The first in a two-part series about our approach to mid-project health checks
There may be various ways in which a project can go awry, but there are also effective ways to avoid costly detours. At D4D Boston, Christina Inge of Sleek Management University gave an insightful Project Management session. In her talk, she offered a number of preventative methods to combat project blockers, and one that really stood out was the implementation of something called a “during mortem” project check in.
We’ve all heard of post mortems, or, as some like to call them, “project retrospectives,” but Christina encouraged the practice of conducting mid-project “during mortems.” Post mortems, conducted at the end of a project, are used as a chance for your team to reflect upon the completed project and discuss the various aspects of the project that went well or went poorly, and to answer the important question, “How as a team can we improve our project process in the future?” It’s a “lessons learned” practice, if you may. The question Christina posed is, “Why do we only do lessons-learned, full-team check-ins at the very end of a project?” Wouldn’t during mortems be useful and prudent—especially for a larger project, or a project that is utilizing the agile development method with sprints?
“Incentivize people to document lessons learned while they’re being learned … so that knowledge becomes immediately useful to other people on that project.”
— Christina Inge, Sleek Management University
The Benefits of a During Mortem
During mortems seem like the perfect opportunity to accurately and continuously assess a project’s health. There are many other tools project managers use to monitor project health, such as KPI’s (key performance indicators), which are always important to watch and they certainly provide a lot of insight into where a project will land, but they don’t factor in team performance or the ever-lurking scope creep. By adding during mortems into your process you can:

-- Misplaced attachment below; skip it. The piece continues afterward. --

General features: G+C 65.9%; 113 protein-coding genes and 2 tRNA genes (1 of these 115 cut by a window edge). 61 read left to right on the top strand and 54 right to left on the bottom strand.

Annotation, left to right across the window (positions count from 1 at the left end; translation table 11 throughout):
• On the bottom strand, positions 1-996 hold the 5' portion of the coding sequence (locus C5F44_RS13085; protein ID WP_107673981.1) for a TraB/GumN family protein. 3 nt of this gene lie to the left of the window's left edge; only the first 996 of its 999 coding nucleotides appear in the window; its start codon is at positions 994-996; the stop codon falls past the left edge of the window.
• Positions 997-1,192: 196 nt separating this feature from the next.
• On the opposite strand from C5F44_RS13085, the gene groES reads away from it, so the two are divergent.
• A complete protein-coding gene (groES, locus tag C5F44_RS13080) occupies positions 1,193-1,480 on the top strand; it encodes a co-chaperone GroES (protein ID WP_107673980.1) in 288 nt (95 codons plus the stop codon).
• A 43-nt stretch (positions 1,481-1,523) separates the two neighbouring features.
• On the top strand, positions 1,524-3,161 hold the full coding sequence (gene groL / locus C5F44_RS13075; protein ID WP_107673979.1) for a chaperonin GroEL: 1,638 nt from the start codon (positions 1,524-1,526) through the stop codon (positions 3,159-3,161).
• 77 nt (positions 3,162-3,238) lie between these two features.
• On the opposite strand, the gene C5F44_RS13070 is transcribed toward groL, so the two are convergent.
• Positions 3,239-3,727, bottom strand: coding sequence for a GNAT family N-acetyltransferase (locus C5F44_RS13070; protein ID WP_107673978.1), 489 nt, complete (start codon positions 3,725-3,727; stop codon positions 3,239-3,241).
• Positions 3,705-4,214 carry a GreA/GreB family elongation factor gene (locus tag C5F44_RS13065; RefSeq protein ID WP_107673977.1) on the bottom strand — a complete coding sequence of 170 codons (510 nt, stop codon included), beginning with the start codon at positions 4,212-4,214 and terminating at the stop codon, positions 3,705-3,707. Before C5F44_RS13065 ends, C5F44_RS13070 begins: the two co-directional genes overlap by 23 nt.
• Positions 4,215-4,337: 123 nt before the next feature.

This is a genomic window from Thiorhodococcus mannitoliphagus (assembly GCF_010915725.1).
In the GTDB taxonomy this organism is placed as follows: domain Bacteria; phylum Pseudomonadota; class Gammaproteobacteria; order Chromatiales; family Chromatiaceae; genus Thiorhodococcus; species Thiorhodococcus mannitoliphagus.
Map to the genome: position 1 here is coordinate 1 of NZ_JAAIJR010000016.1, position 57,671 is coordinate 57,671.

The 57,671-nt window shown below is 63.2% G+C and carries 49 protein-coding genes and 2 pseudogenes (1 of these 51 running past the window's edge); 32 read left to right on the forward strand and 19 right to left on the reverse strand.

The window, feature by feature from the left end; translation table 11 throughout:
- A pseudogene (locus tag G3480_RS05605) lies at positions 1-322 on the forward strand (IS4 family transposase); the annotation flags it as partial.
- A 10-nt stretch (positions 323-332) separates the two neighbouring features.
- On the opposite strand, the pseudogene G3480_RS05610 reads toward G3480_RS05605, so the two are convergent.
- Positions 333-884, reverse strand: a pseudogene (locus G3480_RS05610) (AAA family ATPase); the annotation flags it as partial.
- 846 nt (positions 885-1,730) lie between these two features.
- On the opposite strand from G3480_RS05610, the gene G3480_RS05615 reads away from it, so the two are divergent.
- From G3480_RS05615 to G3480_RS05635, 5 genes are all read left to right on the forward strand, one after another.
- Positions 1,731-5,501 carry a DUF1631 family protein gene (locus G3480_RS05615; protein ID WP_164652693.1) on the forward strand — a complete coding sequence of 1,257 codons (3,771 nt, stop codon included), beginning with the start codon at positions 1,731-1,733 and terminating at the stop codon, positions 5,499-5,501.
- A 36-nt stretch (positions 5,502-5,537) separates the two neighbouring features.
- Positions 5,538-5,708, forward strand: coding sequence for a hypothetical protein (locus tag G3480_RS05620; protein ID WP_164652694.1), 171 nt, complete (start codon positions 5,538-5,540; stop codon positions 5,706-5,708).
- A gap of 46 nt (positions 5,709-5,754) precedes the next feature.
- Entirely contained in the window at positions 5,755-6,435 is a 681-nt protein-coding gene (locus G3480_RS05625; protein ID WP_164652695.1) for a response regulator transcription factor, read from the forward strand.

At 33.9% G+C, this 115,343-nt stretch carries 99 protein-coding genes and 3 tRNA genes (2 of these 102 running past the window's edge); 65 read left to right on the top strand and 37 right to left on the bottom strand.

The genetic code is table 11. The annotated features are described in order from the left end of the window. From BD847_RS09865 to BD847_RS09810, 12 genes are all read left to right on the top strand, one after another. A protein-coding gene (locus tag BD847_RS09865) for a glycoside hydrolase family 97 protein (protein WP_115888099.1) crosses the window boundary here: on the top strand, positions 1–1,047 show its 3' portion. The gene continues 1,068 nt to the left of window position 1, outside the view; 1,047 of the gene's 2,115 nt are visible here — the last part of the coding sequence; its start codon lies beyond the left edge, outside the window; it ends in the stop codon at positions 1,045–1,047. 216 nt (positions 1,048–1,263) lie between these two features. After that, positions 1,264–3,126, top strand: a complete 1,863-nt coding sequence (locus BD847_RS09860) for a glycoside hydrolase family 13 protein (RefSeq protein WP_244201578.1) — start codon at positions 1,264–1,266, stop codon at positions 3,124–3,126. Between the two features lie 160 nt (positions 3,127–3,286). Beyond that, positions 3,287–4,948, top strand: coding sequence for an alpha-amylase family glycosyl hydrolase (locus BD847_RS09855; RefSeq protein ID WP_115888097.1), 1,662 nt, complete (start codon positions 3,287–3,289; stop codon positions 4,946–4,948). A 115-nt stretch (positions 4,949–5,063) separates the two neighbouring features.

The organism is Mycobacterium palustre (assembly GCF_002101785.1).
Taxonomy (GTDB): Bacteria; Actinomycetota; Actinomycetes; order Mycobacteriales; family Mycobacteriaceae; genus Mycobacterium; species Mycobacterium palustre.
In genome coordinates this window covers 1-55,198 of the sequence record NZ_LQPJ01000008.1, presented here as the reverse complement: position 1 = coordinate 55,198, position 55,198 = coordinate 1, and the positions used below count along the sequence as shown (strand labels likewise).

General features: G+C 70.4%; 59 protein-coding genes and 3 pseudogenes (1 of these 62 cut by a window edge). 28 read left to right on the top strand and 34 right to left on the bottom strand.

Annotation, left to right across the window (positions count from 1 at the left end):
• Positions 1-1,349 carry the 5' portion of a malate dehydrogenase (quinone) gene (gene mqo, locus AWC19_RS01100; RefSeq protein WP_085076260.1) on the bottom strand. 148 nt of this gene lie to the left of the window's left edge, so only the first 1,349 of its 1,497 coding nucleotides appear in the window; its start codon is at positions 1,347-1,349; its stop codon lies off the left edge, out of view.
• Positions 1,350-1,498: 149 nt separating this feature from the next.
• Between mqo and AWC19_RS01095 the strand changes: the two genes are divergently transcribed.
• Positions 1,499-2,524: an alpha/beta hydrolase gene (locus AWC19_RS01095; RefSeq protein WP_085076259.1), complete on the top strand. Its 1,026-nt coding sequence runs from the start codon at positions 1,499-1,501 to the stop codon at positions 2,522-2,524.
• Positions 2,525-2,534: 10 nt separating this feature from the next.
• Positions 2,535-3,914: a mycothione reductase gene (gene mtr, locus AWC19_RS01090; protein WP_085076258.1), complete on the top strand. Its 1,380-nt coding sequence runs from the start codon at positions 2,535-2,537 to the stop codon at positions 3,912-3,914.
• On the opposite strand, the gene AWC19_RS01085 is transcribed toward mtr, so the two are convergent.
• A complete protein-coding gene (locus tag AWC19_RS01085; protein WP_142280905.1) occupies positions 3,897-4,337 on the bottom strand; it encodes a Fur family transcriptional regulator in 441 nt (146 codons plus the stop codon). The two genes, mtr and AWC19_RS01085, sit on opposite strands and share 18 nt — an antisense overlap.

- Set touch points for your team to discuss what is going well and what could be immediately improved upon.
- Identify any upcoming project milestones that may be concerning or pose a potential roadblock.
- Compare the original scope of work to what has already been built and what will be built in the next sprint or by project’s end.
Additionally, if your team knows they have a project health check-in coming up it can motivate them to be more proactive in raising any concerns they currently have. It’s a great way to make everyone feel more in touch with the project and even boost team morale.
Our Version: Proactive Project Health Assessments
After hearing Christina’s talk, we gave the concept of a during mortem a lot of thought and agreed it would make a nice upgrade to the weekly reviews our project managers had already been conducting. We decided to create a revised process that included the entire team, but we felt “during mortem” sounded a little, well, morbid. So, we call our version of this process the Proactive Project Health Assessment (PPHA). Our PPHA consists of seven (sometimes eight) sections:
- KPI Breakdown
- General Overview
- Design (if the project called for design elements)
These sections come together to offer an extremely useful mid-project review that involves every member of the project. So, what does each section entail, exactly? In our next PPHA post, we’ll go through each of the eight sections included and explain the process and importance behind it—and maybe share an anecdote or two. In the meantime, download our PPHA document and take a look for yourself.